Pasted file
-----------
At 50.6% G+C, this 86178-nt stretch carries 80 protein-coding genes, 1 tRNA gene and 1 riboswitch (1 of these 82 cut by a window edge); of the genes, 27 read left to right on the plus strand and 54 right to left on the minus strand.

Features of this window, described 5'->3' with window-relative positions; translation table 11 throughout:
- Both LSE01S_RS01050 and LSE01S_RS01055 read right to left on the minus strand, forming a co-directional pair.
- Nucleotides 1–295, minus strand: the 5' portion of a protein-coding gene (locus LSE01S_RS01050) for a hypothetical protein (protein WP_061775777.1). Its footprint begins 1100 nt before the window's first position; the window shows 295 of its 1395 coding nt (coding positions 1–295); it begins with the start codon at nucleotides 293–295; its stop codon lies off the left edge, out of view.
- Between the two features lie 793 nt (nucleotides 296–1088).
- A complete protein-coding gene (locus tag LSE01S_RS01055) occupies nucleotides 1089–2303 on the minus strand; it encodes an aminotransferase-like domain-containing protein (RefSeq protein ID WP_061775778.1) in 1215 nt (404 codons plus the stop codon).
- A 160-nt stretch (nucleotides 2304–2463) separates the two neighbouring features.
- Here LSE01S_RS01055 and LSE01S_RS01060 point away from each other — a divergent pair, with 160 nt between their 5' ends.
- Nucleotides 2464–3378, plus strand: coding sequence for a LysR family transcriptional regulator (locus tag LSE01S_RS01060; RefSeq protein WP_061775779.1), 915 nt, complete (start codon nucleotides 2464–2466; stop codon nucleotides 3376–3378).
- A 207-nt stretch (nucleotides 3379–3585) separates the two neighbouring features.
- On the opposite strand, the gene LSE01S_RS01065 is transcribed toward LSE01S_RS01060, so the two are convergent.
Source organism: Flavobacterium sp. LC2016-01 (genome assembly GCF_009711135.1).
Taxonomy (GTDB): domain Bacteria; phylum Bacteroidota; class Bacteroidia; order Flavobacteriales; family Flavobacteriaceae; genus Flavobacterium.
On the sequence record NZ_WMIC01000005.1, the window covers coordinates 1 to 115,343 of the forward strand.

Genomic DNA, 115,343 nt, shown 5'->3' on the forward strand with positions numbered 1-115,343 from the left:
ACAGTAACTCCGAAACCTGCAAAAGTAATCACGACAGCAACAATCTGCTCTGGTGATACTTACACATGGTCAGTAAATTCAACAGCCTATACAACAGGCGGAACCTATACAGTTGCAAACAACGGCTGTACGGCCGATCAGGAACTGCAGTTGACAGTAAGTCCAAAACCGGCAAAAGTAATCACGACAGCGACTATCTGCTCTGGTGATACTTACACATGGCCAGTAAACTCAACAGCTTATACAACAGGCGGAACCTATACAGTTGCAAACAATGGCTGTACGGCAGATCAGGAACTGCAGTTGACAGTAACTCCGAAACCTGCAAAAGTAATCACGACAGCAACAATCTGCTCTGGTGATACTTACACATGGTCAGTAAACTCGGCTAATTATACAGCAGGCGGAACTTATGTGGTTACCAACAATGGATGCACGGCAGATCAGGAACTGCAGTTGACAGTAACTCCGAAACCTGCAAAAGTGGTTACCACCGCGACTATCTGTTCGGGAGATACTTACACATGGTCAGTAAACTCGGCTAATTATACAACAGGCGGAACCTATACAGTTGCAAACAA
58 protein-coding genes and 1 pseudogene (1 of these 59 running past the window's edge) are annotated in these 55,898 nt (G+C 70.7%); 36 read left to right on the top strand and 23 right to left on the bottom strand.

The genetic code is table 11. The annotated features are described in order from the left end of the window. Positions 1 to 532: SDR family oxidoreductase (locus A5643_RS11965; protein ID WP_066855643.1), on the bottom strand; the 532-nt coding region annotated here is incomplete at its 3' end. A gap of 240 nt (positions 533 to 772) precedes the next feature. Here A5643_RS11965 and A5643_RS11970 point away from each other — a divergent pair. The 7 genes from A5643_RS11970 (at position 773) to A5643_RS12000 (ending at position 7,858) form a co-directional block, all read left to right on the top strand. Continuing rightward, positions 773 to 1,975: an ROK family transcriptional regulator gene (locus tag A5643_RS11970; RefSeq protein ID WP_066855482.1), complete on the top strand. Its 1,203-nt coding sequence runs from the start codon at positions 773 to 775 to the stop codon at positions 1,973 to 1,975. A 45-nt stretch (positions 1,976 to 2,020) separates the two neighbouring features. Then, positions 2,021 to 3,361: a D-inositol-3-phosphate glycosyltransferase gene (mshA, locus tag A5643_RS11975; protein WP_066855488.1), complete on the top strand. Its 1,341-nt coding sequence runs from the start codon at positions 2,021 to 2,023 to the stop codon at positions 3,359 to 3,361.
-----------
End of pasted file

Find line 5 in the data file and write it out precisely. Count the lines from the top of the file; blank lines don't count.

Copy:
- Between the two features lie 793 nt (nucleotides 296–1088).